Strange Sculptures and Endless Words
Two solo shows at Devin Borden Gallery present work from established artists with very particular and ongoing fascinations. In "I like that very much a lot," Sharon Engelstein continues her surreal explorations of biomorphic forms. And in "Continued Conversation," Matthew Sontheimer offers another chapter in his longstanding preoccupation with text and language.
Engelstein presents ten strangely lovely ceramic sculptures in the front gallery. They're tabletop works around the size of a breadbox. In addition to glazed ceramic forms, many of the pieces include "whipped wax." Engelstein is apparently beating melted wax to make it foamy and chunky — a trick kitschy candle makers use to create candles that look like "foaming" beer mugs or "meringue" pie. The texture of the wax creates a satisfying contrast with the smooth ceramic surfaces; Engelstein has a sure hand with materials.
Rather than placing her objects in isolation on shelves or pedestals around the room, Engelstein has grouped them together on irregular stacks of white Styrofoam blocks. It's a stroke of genius. It's as if the objects were the inhabitants of some arctic island. The sculptures work well together, feeding off each other to convey their own odd reality.
That reality includes a blobby, cycloptic thing dubbed Feel Fine 1 (2012). A clump of frothy-looking wax erupts from the face (?) of it, and Engelstein embeds a reptilian-looking glass eye in its center. There's a Silly String-like tangle of "hair" on its head, and Fine is half-glazed in pale, pinkish beige. It's a not-quite-right flesh color that's a cross between plastic doll and cadaver. Engelstein has the ability to make her objects walk the line between cute and creepy.
Set more firmly in cute territory, Very Very (2012) is a fat, round form with a weighty, fleshy look. Two piggish ears poke up from the top, a matte, peachy glaze dripping over them like icing. The work reminds me of one of the cartoon pigs from Angry Birds.
Possibility is a little edgier. There is something about the sculpture that is sensual yet clinical — and kinda icky. It's got voluptuous blobs, a protruding phallic-looking cylinder and an indention with yellowish residue. The gleaming white ceramic calls to mind Duchamp's glazed porcelain urinal — and one of its well-used restroom equivalents.
Engelstein amps up the surreal in other works that sprout human ears or a child's foot. The sculptures all contain unlikely yet somehow interrelated elements. In grouping these pieces together, Engelstein draws you into the strangely engaging world she has created.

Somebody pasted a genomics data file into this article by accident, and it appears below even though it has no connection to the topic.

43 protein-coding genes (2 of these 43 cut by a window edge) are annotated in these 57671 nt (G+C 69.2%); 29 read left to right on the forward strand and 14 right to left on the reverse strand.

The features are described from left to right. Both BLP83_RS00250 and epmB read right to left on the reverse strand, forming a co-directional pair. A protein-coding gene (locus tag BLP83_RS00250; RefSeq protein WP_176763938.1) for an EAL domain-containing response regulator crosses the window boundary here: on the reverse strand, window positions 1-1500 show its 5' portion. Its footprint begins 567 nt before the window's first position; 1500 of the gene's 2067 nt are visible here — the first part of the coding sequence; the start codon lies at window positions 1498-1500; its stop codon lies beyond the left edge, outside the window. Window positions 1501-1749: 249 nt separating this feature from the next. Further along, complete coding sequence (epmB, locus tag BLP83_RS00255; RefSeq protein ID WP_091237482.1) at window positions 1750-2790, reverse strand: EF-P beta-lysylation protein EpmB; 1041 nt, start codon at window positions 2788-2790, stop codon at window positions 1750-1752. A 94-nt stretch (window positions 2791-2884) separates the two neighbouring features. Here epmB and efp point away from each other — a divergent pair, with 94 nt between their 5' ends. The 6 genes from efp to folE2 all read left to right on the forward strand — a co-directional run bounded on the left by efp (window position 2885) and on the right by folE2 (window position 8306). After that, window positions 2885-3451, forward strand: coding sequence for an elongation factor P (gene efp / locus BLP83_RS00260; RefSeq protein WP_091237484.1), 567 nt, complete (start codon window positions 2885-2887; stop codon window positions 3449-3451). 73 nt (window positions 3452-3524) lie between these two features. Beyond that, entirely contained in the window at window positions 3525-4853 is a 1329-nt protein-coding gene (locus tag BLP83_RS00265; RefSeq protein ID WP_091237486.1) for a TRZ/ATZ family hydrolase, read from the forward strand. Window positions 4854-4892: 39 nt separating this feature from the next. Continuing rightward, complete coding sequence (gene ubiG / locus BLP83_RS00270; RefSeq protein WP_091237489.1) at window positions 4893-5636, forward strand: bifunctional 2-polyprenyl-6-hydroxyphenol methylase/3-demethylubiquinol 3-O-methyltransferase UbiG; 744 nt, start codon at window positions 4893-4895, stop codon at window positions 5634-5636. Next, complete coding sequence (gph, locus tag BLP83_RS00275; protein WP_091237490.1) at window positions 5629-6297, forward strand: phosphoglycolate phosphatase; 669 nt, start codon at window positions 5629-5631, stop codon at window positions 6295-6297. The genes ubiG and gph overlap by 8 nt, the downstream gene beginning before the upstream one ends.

In the second gallery at Devin Borden, Sontheimer's works on paper require closer inspection if not a magnifying glass. His drawings from more than a decade ago were derived from his father's signature. In the current show, "Continued Conversation," the calligraphic lines are gone and the text has taken over. The collages are filled with the texts of "conversations" pasted on the page.
Horror vacui, the fear of empty space, overwhelms the work. The collages intentionally have the dense and obsessive surfaces associated with art made in a mental institution. A strain of the obsessive runs through a lot of art, and Sontheimer is richly cultivating it here. The pages are packed with tiny text, handwritten, printed, or even typed out in various sizes and styles of typeface and then pasted onto the paper. Lines, bits of color and the odd collaged image accent the irregular sections of text.
The works are filled with snippets of an internal conversation. It's as if Sontheimer transcribed every thought he had while making work — about making work. Sontheimer pretends the discussion is between entities he dubs "the miner" and "the weigher." The miner "answers questions and weighs information," and "the weigher" mainly asks questions. If your near-distance eyesight is good enough, you can follow along through the often-minuscule text.
Sontheimer's wit is evident as he creates these conversations about the stuff that goes through an artist's head while he makes a work. In Three Season Porch (2012), he talks about the kinds of pencils he's using; "the weigher" declares, "Now that's a hell of a red, right?" which "the miner" concedes while elaborating on the red pencil's flaws — too soft and leaving bits of color that have to be covered by liquid paper. It's like the happy, exuberant guy versus the neurotic guy. Sontheimer is acknowledging the joy, doubt, obsessiveness and neuroses that go along with making art, but he's also laughing at them. These are very self-aware and drily funny works. Someone could copy the text and use it as dialogue for his next independent film.
It's fascinating to have a work composed of a conversation about the making of that work. But part of the success of the collages is that they function on a variety of levels. You don't have to read the whole freaking thing to get it. You can just skim a snippet or two (or not) and get the gist. Their jam-packed surfaces convey a visual and psychological punch.
These shows aren't the works of emerging artists still trying to figure out what they want to say. Engelstein and Sontheimer know what interests them, and it keeps them — and us — coming back for more.
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